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Being Primal around your friends

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  • Being Primal around your friends



    I will say one problem i always have is when socializing with friends dont understand the way of life i am on which is primal because i only eat in certain places that have the food i can eat and in my area it is limited. I have had some of my best friends make fun of me or call me weird and even get mad at me. Heck i have even lost some friends. They just dont get it and the biggest thing is i used to be over 400 pounds you would think they would understand my motives for staying primal. Has anyone else ever had this problem.


  • #2
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    tphillips, in many ways, going primal amongst a non-primal group of friends is similar to becoming an atheist amongst a group of very religious friends. They will be oblivious to reason while mocking you or being aggressive to you.


    It is worrying to read that they criticize your dietary lifestyle, instead of encouraging you in your pursuit. Becoming Primal entails, I would think, and at the very least, commitment and motivation to improve your health.


    The fact that you used to be 400 pounds, are working on getting healthy, and are currently getting that feedback from your "friends" should, I think, make you reconsider their friendship.

    “Every saint has a past and every sinner has a future.” -Oscar Wilde
    "The power of accurate observation is commonly called cynicism by those who have not got it." -George Bernard Shaw
    "The trouble with jogging is that the ice falls out of your glass." -Martin Mull

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    • #3
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      well I don't really drink anymore (empty calories, messes with hormones, etc) this is definitively a social handicap being a college student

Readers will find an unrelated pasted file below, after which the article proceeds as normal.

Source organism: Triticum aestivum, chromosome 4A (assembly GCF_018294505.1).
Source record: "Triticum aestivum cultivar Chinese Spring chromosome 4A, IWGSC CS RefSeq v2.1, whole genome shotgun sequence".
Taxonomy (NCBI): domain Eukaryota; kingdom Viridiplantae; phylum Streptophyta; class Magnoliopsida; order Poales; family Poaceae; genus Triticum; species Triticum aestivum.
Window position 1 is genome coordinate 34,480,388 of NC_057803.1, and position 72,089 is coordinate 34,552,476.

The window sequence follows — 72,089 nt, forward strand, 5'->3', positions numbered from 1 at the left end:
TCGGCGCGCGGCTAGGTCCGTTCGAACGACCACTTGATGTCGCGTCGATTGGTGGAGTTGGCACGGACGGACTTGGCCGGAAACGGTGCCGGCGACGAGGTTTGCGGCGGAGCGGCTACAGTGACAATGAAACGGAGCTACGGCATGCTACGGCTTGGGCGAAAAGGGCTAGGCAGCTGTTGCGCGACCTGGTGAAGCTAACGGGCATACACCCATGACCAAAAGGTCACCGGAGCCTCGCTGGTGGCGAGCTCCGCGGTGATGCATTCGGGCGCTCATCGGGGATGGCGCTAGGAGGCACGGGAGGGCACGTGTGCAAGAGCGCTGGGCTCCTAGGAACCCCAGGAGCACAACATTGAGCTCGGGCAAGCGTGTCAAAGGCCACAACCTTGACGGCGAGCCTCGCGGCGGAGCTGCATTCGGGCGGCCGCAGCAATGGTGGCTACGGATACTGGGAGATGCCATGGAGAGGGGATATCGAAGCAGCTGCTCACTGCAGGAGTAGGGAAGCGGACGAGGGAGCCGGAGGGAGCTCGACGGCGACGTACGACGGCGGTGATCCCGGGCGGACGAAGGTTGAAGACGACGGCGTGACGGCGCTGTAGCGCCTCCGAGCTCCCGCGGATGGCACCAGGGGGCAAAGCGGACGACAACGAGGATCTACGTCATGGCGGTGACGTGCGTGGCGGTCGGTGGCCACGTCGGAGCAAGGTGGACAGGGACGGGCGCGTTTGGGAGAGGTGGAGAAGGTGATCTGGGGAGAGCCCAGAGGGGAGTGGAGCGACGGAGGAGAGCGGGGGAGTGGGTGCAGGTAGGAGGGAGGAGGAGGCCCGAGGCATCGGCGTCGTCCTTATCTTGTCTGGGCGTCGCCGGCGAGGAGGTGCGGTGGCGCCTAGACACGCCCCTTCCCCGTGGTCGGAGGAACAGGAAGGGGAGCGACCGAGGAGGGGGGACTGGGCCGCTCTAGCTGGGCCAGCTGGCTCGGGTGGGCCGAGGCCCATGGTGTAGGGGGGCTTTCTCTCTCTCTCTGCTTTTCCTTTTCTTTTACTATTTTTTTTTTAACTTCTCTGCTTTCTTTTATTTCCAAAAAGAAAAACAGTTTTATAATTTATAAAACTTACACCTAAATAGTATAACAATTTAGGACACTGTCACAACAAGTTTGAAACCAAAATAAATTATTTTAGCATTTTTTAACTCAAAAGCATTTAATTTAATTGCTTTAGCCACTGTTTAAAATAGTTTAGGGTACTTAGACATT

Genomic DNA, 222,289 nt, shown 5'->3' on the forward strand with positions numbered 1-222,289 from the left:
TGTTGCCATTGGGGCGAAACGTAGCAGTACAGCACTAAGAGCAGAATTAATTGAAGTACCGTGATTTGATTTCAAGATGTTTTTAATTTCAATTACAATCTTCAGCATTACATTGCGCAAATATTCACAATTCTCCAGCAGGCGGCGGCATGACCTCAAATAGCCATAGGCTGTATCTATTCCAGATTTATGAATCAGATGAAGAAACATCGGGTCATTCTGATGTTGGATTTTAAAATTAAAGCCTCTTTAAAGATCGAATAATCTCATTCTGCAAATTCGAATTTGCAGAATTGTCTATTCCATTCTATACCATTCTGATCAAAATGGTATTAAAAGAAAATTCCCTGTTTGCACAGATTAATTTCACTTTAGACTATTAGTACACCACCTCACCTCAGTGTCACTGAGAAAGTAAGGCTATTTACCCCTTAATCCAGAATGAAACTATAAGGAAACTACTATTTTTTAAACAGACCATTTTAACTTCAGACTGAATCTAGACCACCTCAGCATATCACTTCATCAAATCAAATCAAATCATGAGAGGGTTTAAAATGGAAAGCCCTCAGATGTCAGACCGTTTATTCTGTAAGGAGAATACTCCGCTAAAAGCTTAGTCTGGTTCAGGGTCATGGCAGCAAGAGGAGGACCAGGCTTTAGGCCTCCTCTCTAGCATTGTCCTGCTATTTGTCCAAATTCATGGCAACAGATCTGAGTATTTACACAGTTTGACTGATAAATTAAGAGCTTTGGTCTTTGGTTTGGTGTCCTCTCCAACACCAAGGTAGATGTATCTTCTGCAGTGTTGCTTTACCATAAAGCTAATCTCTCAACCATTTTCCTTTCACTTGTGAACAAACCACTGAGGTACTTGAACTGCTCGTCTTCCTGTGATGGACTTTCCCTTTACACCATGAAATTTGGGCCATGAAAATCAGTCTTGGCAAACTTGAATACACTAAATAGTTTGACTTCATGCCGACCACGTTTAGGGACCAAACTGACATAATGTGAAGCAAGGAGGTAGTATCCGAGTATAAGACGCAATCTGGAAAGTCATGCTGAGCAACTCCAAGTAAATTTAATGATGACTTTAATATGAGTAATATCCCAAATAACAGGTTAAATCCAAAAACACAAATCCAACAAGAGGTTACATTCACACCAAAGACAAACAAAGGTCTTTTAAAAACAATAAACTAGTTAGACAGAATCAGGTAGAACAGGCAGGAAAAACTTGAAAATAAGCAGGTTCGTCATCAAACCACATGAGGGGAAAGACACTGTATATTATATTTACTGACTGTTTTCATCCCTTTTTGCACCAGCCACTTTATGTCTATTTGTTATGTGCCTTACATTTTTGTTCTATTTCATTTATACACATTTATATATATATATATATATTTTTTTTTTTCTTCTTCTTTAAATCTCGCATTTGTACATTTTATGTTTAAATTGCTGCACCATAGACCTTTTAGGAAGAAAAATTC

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      • #4
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        I know I've lost dates over it- especially the not drinking part. Most of my long-time friends, and family just chalk it up to "Ah, that's just D. She's weird." LOL

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        • #5
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          My friends actually have seemed very interested in it, they enjoy seeing what I order when we are at restaurants, and they often ask me how it's going when we're just hanging out. So that's cool!

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          • #6
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            I am still dealing with backlash from not being vegetarian anymore. I blow people's hair back when they see me taking out my pork chops, or meatloaf, or steak, or insert meat type here, from the microwave at work. I haven't really had to deal with the no grains/no processed starch, high fat aspect of it yet, because people still can't get past the fact that I'm now eating meat. I'll have to deal with that next week when I visit family though. Should be interesting.